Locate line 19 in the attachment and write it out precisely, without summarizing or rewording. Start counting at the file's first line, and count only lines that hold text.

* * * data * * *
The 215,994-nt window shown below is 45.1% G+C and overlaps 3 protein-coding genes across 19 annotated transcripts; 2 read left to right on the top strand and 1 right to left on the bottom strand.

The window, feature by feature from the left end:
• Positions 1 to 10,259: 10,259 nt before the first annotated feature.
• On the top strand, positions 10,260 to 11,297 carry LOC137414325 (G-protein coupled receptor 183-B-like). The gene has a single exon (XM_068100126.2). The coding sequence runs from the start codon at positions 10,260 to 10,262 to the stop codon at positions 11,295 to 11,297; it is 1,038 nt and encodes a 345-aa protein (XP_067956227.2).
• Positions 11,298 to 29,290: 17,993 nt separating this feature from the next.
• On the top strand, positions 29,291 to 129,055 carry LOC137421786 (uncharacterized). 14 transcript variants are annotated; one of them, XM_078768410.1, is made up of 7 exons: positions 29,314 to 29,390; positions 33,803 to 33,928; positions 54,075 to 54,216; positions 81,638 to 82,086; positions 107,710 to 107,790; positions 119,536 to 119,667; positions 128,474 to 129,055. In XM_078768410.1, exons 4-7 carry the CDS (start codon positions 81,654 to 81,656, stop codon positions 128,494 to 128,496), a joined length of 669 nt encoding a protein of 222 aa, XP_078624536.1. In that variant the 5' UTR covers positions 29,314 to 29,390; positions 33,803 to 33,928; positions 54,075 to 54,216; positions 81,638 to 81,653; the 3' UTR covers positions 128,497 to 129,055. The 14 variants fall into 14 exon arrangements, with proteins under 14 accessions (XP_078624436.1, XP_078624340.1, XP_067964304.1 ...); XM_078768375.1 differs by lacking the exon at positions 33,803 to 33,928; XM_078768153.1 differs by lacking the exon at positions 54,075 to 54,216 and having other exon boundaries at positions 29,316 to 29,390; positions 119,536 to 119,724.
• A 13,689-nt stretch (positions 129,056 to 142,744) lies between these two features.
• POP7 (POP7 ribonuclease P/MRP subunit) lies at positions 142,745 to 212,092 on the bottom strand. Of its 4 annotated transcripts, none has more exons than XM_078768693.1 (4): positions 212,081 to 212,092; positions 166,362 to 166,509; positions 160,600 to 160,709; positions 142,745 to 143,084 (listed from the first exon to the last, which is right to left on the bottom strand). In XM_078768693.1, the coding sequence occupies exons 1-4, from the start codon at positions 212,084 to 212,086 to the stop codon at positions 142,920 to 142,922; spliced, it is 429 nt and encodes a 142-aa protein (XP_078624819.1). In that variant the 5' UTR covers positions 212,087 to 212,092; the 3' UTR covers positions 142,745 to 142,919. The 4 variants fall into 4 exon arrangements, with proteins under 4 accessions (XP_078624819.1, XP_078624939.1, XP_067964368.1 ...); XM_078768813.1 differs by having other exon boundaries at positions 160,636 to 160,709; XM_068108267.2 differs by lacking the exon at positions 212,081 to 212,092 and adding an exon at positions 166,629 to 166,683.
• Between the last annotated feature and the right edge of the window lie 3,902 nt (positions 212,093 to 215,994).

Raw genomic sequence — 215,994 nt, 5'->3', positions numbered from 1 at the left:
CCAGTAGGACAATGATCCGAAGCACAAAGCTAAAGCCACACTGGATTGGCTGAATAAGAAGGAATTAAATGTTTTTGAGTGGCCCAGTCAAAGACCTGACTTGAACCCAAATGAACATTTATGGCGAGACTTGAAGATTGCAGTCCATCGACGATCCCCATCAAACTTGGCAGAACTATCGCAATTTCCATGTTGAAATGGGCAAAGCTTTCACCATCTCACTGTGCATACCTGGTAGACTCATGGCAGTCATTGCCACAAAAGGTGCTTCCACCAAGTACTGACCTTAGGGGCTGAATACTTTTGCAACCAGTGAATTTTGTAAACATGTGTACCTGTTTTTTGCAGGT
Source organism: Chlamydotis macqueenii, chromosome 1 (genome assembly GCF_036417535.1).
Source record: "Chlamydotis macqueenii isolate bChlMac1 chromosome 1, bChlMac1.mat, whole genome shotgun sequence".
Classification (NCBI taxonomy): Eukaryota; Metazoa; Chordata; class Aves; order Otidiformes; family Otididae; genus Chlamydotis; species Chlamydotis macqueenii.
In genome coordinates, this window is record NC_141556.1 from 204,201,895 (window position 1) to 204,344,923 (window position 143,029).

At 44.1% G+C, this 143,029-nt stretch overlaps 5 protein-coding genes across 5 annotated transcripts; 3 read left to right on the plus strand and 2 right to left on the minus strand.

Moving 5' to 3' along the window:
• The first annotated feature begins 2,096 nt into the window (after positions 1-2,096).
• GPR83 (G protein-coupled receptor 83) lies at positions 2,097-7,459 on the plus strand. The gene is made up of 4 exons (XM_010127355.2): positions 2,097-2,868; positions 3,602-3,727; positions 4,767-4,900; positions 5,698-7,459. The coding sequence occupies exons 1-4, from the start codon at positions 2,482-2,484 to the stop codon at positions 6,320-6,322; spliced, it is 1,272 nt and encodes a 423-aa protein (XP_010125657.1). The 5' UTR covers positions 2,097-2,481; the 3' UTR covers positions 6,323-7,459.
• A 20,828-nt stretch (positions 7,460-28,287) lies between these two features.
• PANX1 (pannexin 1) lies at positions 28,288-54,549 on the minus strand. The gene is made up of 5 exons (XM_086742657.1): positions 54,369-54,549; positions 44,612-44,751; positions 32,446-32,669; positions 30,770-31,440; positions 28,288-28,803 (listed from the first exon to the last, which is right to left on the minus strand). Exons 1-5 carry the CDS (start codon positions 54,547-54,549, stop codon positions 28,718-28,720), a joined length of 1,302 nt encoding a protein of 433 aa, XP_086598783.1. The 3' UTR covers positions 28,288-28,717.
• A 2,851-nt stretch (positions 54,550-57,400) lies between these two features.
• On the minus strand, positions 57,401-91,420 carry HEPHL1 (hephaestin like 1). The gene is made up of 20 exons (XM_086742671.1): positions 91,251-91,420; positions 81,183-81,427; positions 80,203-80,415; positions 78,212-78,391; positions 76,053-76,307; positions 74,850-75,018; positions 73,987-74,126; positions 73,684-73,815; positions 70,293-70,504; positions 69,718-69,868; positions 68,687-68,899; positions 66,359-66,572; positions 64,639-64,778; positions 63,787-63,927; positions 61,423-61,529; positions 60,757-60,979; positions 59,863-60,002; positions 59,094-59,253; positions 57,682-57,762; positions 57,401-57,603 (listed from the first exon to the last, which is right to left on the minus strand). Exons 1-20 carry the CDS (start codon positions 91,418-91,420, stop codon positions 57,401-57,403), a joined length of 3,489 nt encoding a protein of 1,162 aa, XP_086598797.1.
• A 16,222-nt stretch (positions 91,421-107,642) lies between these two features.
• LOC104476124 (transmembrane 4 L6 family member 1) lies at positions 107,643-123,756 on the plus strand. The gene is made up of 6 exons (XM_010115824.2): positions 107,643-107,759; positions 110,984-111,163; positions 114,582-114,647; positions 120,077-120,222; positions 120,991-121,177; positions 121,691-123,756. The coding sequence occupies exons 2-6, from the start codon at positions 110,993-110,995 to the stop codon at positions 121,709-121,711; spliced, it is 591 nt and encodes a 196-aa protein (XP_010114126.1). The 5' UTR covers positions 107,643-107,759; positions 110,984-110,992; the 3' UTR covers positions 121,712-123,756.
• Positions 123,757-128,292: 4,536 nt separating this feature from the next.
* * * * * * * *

• GPR83 (G protein-coupled receptor 83) lies at positions 2,097-7,459 on the plus strand. The gene is made up of 4 exons (XM_010127355.2): positions 2,097-2,868; positions 3,602-3,727; positions 4,767-4,900; positions 5,698-7,459. The coding sequence occupies exons 1-4, from the start codon at positions 2,482-2,484 to the stop codon at positions 6,320-6,322; spliced, it is 1,272 nt and encodes a 423-aa protein (XP_010125657.1). The 5' UTR covers positions 2,097-2,481; the 3' UTR covers positions 6,323-7,459.